My next radio guest spot on Stanford's KZSU 90.1 FM's "Lunch Special" Show is scheduled for Monday October 4th from Noon - 1 PM. It will air live on KZSU Stanford 90.1 FM and stream live at http://kzsulive.stanford.edu
This time around, I am planning a special tribute to Fairuz (who, at age 75, is releasing a brand new album) and I will be premiering brand new tracks from some of the Arab world's most promising new talents--from Tania Kassis (aka La Soprano du Liban) and Zeid Hamdan (former member of the ultra hip band Soapkills) to Egyptian superstar Tamer Hosny and Tania Saleh (whose vocals and musical arrangements have to be heard to be believed). These budding musicians will blow you away with the innovative, fresh and extremely addicting music that they have been releasing--songs that combine Eastern rhythms with Western influences and sung in both English and in Arabic.
If you would like to listen to some of my earlier podcasts on KZSU 90.1 FM's "Lunch Special" Show, then please feel free to check out the links below. While listening to these podcasts, you can also browse my playlists and read about current happenings on the Arabic alternative music scene.
by JACOB GANZ
July 30, 2010
The Lebanese singer Fairouz is the focus of protests around the world since a court in Beirut banned her from performing one of her signature songs last month due to a dispute over royalties. She was set to perform the song "Ya'ish Ya'ish" at the Casino du Liban until the children of her late husband's brother stepped in.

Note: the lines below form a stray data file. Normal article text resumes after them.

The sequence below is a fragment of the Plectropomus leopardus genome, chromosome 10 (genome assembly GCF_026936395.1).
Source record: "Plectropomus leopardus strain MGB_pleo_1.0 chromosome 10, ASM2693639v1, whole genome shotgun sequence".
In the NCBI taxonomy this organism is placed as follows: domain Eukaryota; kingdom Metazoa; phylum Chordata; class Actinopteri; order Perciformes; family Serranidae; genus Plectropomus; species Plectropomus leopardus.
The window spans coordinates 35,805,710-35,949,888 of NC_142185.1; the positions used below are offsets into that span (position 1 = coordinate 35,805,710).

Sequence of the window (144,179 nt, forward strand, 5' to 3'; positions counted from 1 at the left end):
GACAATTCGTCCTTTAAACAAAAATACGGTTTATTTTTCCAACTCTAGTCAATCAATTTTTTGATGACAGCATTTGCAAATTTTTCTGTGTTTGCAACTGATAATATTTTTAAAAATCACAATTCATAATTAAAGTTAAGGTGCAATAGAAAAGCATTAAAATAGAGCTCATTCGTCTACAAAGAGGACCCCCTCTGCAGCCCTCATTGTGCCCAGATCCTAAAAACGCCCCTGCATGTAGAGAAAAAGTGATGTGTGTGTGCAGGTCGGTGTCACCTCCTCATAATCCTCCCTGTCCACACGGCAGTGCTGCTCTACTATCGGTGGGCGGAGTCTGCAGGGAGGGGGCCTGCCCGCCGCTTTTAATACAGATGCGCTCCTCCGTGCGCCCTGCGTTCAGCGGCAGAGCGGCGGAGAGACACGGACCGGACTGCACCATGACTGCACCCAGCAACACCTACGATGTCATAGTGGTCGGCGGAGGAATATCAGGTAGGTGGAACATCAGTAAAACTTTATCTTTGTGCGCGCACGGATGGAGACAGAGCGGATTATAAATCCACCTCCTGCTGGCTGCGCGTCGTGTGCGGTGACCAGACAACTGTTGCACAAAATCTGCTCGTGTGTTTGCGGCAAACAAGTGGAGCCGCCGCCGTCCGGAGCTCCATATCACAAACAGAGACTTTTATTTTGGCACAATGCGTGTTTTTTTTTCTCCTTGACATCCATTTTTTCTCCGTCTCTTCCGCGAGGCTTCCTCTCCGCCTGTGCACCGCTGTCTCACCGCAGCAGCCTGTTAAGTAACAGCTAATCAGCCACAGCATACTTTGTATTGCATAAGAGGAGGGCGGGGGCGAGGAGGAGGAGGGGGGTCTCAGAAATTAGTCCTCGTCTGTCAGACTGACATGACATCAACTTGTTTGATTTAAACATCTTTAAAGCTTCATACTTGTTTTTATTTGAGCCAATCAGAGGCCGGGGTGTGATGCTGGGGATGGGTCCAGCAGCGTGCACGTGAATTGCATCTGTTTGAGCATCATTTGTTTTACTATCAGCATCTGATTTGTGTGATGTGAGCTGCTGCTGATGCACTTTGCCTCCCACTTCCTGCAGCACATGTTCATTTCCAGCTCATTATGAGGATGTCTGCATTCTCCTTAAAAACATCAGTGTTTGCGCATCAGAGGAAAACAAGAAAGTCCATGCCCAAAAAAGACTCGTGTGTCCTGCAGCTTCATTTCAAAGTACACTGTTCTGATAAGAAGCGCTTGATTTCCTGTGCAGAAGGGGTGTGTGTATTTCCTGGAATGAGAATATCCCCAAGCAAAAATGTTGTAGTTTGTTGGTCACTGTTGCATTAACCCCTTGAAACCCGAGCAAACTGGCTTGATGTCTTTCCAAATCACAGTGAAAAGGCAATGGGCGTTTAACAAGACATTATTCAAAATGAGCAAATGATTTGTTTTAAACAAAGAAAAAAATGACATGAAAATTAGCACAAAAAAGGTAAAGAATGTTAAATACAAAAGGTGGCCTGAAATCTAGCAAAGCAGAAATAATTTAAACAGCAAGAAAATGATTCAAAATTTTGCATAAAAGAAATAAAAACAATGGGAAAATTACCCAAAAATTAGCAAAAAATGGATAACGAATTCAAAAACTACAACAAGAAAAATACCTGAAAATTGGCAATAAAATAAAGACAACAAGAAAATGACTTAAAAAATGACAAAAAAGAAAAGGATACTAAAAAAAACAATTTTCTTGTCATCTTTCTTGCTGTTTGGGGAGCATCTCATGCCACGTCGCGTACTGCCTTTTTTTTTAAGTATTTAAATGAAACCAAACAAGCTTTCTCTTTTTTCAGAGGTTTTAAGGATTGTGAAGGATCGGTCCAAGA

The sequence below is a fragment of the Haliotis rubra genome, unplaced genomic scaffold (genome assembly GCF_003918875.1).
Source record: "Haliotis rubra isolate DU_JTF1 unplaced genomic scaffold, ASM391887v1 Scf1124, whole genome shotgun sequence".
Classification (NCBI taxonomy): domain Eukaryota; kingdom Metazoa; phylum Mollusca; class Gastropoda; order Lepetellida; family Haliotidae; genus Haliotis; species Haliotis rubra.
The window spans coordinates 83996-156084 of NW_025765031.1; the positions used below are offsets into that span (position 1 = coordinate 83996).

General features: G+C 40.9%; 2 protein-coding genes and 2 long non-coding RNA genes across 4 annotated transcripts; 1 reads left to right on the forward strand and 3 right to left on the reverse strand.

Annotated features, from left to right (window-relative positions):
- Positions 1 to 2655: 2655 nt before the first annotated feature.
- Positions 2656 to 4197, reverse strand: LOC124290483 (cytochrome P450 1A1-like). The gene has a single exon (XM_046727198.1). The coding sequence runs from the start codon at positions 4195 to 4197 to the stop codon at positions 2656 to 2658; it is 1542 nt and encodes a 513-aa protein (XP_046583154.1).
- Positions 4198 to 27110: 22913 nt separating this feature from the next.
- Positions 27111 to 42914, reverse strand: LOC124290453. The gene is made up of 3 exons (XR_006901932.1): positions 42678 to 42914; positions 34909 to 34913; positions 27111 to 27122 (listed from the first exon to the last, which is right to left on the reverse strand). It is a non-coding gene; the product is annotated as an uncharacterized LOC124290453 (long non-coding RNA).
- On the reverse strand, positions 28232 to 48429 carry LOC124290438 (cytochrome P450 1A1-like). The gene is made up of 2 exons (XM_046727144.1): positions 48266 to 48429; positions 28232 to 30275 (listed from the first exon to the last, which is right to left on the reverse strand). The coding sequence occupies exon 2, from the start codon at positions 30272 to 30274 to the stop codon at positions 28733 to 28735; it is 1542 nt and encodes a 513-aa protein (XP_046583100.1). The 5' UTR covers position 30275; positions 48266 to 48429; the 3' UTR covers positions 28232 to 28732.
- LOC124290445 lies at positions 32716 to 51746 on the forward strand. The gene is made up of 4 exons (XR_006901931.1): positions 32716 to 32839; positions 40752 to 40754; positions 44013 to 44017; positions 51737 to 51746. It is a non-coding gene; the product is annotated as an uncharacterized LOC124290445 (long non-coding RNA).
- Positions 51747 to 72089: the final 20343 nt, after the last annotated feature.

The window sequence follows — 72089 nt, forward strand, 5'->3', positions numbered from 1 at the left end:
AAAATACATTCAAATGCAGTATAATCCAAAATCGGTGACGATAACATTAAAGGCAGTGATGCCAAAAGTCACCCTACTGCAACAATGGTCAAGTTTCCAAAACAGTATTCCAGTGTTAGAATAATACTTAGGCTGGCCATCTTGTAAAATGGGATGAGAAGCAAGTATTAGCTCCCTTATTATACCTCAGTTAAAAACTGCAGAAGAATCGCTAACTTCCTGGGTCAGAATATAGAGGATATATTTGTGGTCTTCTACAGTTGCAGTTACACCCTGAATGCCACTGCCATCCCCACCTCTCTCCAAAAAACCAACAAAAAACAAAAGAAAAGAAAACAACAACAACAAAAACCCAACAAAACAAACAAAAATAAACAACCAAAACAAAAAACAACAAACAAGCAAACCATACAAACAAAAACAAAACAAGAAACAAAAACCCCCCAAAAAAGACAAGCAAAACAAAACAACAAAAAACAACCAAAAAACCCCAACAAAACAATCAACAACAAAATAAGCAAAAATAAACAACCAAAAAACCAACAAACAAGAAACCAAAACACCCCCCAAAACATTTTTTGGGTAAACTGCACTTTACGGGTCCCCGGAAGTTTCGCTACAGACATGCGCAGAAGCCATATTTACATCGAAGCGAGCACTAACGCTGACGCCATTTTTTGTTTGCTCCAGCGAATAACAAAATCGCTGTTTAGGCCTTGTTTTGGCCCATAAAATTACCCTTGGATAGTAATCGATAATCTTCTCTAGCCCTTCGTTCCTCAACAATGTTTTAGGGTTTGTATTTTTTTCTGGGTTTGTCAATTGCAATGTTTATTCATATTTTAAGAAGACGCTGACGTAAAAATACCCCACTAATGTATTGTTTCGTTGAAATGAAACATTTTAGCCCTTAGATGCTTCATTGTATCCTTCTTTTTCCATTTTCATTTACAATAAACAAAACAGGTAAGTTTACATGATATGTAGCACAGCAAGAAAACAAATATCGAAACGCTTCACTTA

Ian Black of the Guardian explains the dispute:
Many of Fairouz's works were co-written and composed by her late husband Assi al-Rahbani and his brother Mansour. When Mansour died, his children filed a suit against Fairouz, triggering a court order stopping her performing material that involved his contribution.
Mansour and Assi are popularly known as the Rahbani Brothers. Fairouz, which means "turquoise" in Arabic, is the stage name of Nihad Haddad. The 75 year old singer is an icon in the Arabic-speaking world, and as NPR's Jamie Tarabay pointed out in her50 Great Voices profile of the singer, Fairouz has fans around the world. Protests against the action taken by Mansour's children have popped up as far away as Australia, the Guardian says, and her cause has also been taken up by fans on Twitter.
In her profile, Tarabay writes:
The singer's career began as Lebanon gained independence, linking her inextricably to the country's history. During Lebanon's bloody civil war, when Beirut split in two in the 1970s, Fairuz refused to take sides. She decided not to perform in Lebanon at all, instead touring exclusively overseas. For Fairuz, music was her political activism, and the war-weary Lebanese clung to it. They latched on to one song in particular during this desperate time. It's called "Behebak Ya Libnan," or "I Love You, Lebanon," and it's still beloved in Lebanon today.
The video above shows Fairouz performing "Behebak Ya Libnan" at the Damascus International Festival in 1976. The credits hereindicate that the song was composed by the Rahbani Brothers, which would land it on the list of songs Fairouz isn't allowed to perform without permission from — and presumably remuneration for — Mansour's children. (Watch quickly. It stands to reason that they might be able to get it pulled from YouTube, as well.